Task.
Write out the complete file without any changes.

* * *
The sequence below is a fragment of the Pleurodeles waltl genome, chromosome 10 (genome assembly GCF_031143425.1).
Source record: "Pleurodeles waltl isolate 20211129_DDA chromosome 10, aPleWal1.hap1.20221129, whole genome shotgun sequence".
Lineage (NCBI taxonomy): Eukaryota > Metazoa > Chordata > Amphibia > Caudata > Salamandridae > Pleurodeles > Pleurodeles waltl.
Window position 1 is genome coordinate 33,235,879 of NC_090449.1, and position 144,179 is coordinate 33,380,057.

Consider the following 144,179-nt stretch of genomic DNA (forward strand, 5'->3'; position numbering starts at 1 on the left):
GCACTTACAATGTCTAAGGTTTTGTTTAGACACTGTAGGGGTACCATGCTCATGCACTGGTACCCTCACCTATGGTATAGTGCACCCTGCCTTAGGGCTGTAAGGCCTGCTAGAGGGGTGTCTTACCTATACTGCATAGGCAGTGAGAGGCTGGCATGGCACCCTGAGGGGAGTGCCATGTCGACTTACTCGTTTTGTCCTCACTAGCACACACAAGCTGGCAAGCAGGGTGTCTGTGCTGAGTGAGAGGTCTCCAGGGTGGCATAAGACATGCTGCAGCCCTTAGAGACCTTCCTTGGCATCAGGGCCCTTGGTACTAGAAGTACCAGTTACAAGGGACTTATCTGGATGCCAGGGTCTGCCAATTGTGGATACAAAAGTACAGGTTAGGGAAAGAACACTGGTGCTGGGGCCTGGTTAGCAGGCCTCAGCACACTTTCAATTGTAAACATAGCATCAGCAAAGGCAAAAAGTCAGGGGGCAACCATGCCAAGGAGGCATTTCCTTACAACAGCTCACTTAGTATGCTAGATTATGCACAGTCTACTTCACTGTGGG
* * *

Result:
The sequence below is a fragment of the Pleurodeles waltl genome, chromosome 10 (genome assembly GCF_031143425.1).
Source record: "Pleurodeles waltl isolate 20211129_DDA chromosome 10, aPleWal1.hap1.20221129, whole genome shotgun sequence".
Lineage (NCBI taxonomy): Eukaryota > Metazoa > Chordata > Amphibia > Caudata > Salamandridae > Pleurodeles > Pleurodeles waltl.
Window position 1 is genome coordinate 33,235,879 of NC_090449.1, and position 144,179 is coordinate 33,380,057.

Consider the following 144,179-nt stretch of genomic DNA (forward strand, 5'->3'; position numbering starts at 1 on the left):
GCACTTACAATGTCTAAGGTTTTGTTTAGACACTGTAGGGGTACCATGCTCATGCACTGGTACCCTCACCTATGGTATAGTGCACCCTGCCTTAGGGCTGTAAGGCCTGCTAGAGGGGTGTCTTACCTATACTGCATAGGCAGTGAGAGGCTGGCATGGCACCCTGAGGGGAGTGCCATGTCGACTTACTCGTTTTGTCCTCACTAGCACACACAAGCTGGCAAGCAGGGTGTCTGTGCTGAGTGAGAGGTCTCCAGGGTGGCATAAGACATGCTGCAGCCCTTAGAGACCTTCCTTGGCATCAGGGCCCTTGGTACTAGAAGTACCAGTTACAAGGGACTTATCTGGATGCCAGGGTCTGCCAATTGTGGATACAAAAGTACAGGTTAGGGAAAGAACACTGGTGCTGGGGCCTGGTTAGCAGGCCTCAGCACACTTTCAATTGTAAACATAGCATCAGCAAAGGCAAAAAGTCAGGGGGCAACCATGCCAAGGAGGCATTTCCTTACAACAGCTCACTTAGTATGCTAGATTATGCACAGTCTACTTCACTGTGGG